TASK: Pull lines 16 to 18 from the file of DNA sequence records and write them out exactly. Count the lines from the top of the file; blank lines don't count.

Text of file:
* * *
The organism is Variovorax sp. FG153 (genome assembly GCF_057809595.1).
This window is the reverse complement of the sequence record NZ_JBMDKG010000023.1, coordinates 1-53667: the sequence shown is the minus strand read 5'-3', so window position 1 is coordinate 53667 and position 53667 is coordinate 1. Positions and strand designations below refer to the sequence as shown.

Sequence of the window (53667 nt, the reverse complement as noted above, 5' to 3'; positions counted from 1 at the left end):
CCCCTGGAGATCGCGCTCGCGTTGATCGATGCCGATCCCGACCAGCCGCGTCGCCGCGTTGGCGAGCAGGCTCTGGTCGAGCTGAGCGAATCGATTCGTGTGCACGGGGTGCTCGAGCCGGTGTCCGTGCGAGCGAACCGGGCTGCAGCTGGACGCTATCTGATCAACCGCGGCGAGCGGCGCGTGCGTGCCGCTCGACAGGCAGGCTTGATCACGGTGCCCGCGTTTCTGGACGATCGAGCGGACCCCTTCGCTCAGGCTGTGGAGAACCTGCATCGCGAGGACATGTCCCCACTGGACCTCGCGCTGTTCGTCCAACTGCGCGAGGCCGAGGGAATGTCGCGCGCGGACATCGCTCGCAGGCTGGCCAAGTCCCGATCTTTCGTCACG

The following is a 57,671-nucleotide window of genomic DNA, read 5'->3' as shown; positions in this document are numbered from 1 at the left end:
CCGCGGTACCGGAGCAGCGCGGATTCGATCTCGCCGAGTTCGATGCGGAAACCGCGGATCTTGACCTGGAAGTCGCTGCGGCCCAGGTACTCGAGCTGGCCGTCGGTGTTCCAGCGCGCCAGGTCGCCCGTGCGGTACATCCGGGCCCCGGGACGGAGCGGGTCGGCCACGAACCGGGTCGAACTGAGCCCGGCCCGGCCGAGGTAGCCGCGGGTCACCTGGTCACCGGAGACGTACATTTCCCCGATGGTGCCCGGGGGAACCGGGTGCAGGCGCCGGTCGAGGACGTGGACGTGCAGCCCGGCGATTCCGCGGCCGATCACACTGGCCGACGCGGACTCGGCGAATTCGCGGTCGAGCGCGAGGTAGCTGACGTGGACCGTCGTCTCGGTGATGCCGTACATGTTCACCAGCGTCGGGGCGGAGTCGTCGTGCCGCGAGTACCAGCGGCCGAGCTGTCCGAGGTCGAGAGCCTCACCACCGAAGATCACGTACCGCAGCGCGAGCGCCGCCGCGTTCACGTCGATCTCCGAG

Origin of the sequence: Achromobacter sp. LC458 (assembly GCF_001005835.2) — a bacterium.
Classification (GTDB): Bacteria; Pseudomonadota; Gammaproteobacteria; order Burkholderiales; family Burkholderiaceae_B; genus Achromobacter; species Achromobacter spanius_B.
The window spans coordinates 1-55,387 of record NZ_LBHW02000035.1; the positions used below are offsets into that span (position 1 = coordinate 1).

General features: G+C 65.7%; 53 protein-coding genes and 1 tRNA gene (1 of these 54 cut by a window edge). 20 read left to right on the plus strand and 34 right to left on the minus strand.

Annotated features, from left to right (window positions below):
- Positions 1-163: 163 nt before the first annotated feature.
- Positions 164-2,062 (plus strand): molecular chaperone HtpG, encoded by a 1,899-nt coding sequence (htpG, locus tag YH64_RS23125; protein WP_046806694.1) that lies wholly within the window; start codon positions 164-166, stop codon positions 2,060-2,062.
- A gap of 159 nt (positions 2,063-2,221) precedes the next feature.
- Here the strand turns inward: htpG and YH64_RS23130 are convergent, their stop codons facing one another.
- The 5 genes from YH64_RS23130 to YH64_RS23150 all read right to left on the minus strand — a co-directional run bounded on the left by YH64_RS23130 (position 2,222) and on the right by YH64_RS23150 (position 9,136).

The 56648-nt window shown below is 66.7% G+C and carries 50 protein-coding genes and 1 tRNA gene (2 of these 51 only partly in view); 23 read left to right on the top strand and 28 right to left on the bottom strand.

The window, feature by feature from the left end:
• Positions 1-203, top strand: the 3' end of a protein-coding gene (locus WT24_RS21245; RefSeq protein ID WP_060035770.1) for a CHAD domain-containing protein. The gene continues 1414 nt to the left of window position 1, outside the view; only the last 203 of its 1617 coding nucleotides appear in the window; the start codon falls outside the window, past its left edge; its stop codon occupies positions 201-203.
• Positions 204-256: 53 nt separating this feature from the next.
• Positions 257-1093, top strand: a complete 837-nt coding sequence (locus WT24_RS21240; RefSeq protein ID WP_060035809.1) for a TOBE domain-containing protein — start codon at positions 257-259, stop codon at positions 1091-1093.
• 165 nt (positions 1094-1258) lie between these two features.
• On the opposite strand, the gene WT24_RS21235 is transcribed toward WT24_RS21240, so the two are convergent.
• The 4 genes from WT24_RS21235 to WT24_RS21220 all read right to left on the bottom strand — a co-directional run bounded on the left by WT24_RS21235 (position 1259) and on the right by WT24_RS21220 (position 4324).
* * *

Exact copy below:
- The 5 genes from YH64_RS23130 to YH64_RS23150 all read right to left on the minus strand — a co-directional run bounded on the left by YH64_RS23130 (position 2,222) and on the right by YH64_RS23150 (position 9,136).

The 56648-nt window shown below is 66.7% G+C and carries 50 protein-coding genes and 1 tRNA gene (2 of these 51 only partly in view); 23 read left to right on the top strand and 28 right to left on the bottom strand.

The window, feature by feature from the left end: